A group of 19 Chinese high school students are in Houston to learn about American culture. As Houston Public Radio’s Laurie Johnson reports, it’s the first time Houston ISD has hosted exchange students from China.
For several years students from HISD’s High School for the Performing and Visual Arts have visited a high school in China. But this is the first year the Chinese government has allowed their students to return the visit. Tian Guilian is the chairman of the Shenzen Yaohua Experimental School in Shenzen China. He says he’s been struck by the difference in how American students study and learn.
Translator: “I realized one fact that HSPVA students, they combine freedom as well as the discipline, they combine it so perfect. It’s amazing.”
The students are spending the week taking classes at HSPVA as well as touring landmarks and points of interest around Houston. Each student lives with a host family and is matched up with a local American student. HSPVA Junior Amelia Thomas visited China last year through the school’s student exchange and is hosting a student this year.
“It’s given me a chance to meet with a family and from that I’m learning how people view Americans and they really actually in a sense look up to us and I really wasn’t expecting that.”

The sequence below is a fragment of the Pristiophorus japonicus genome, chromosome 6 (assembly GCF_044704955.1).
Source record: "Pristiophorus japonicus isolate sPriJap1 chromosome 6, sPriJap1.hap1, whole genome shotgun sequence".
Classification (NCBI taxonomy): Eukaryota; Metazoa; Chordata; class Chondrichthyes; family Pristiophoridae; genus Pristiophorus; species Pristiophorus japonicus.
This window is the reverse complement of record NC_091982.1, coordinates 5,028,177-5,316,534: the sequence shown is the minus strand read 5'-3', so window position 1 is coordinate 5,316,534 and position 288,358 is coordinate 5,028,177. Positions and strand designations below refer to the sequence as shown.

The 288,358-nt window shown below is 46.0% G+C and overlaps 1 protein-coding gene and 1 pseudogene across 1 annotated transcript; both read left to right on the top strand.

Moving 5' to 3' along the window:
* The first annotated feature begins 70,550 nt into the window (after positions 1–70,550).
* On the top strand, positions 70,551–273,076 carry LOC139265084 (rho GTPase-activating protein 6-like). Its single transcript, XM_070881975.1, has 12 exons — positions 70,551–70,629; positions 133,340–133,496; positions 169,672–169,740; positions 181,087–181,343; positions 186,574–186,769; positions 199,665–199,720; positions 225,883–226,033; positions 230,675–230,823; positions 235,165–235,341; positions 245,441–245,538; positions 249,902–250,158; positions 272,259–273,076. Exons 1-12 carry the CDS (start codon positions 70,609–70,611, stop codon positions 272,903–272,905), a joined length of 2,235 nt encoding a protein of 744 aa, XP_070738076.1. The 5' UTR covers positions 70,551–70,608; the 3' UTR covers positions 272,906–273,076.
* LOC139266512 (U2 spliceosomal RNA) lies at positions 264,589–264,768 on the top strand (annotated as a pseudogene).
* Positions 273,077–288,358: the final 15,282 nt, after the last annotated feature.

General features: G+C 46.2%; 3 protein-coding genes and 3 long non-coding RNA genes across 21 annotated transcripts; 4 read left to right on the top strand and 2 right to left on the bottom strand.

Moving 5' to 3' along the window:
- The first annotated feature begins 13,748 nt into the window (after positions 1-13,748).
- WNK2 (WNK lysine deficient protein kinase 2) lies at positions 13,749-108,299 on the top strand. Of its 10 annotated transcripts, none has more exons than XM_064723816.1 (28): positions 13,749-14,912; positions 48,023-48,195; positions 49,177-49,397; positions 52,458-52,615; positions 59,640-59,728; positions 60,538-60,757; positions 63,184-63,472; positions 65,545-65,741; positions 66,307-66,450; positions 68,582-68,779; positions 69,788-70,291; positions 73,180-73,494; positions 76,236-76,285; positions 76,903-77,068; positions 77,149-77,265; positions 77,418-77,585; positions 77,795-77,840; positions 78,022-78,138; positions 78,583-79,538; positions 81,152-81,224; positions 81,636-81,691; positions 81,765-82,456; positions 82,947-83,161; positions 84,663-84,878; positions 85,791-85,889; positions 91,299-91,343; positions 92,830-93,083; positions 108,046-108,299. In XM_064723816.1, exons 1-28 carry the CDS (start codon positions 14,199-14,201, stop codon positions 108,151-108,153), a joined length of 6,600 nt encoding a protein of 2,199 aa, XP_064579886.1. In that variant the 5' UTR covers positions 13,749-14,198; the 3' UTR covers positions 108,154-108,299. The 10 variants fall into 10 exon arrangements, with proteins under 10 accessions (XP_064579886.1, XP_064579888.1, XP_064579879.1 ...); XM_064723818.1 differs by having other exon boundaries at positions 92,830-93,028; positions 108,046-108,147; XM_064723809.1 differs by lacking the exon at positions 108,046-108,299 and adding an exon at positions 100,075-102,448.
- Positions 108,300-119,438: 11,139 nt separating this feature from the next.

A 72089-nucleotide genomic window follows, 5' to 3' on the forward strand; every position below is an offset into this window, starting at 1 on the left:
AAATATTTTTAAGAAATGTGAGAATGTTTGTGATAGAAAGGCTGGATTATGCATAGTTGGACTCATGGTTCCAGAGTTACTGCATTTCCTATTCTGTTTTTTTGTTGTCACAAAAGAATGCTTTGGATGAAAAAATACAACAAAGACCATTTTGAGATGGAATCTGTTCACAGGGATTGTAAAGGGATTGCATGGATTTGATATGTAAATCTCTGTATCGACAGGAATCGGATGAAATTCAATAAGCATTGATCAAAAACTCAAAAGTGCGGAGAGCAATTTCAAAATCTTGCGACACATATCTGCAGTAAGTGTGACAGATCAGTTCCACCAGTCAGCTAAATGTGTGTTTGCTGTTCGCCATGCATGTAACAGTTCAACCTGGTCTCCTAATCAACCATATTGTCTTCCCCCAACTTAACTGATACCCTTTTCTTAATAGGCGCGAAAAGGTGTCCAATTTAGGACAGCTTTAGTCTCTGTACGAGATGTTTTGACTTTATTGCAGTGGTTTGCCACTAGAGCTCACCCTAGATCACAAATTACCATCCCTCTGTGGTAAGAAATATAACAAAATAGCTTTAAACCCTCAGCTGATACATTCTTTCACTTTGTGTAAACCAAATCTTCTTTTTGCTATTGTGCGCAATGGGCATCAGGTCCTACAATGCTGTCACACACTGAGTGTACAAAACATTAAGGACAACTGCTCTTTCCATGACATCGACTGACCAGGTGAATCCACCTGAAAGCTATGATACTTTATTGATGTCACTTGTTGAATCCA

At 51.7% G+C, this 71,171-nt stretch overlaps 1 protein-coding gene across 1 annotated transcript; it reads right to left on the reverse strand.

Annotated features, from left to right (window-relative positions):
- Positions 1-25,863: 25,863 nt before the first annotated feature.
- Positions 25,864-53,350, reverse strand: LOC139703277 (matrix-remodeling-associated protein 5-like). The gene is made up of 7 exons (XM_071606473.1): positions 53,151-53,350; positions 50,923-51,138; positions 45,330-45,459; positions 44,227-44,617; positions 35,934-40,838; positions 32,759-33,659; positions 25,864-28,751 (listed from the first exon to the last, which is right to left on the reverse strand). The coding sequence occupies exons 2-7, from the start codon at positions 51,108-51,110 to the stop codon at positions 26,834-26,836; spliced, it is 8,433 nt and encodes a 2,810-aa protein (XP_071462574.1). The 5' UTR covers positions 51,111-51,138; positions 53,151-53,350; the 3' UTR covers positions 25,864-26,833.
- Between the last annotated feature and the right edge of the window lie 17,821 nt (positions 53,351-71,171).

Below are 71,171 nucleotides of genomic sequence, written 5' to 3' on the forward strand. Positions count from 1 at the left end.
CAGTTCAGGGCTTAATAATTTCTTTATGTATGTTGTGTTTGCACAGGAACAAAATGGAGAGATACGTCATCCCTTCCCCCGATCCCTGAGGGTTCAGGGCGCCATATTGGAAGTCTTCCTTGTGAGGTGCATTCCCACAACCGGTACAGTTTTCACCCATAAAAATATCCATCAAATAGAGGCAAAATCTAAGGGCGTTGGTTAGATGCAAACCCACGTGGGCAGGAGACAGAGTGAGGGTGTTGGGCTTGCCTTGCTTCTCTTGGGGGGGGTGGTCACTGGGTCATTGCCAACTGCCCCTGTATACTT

HSPVA’s Assistant Principal Chang Yu calls the program history in the making because it’s so difficult for Chinese high school students to get permission to travel to the U.S. He says it’s an opportunity to promote goodwill between China and the U.S. and help the students from both countries broaden their knowledge of the world.
“This is mainly a system where we’re going to cater to success and the achievement of our students so they can learn from different cultures and ideas and values. So it’s really an immersion of different cultures, where two thoughts — and maybe break some of the stereotypes that we have among one another and to learn from each other and to understand from each other.”
The students have only been here a few days, but already 13-year-old Liu Congqi is calling Houston a Garden City.
“I think it’s very beautiful and the buildings are short so I can see the sky. And in China it’s crowded.”
And when asked what the best part is so far, she says the food is really tasty.
“I did some cookies with my host family. It’s my first time to cook food. So I think it’s really interesting.”
Laurie Johnson, Houston Public Radio News.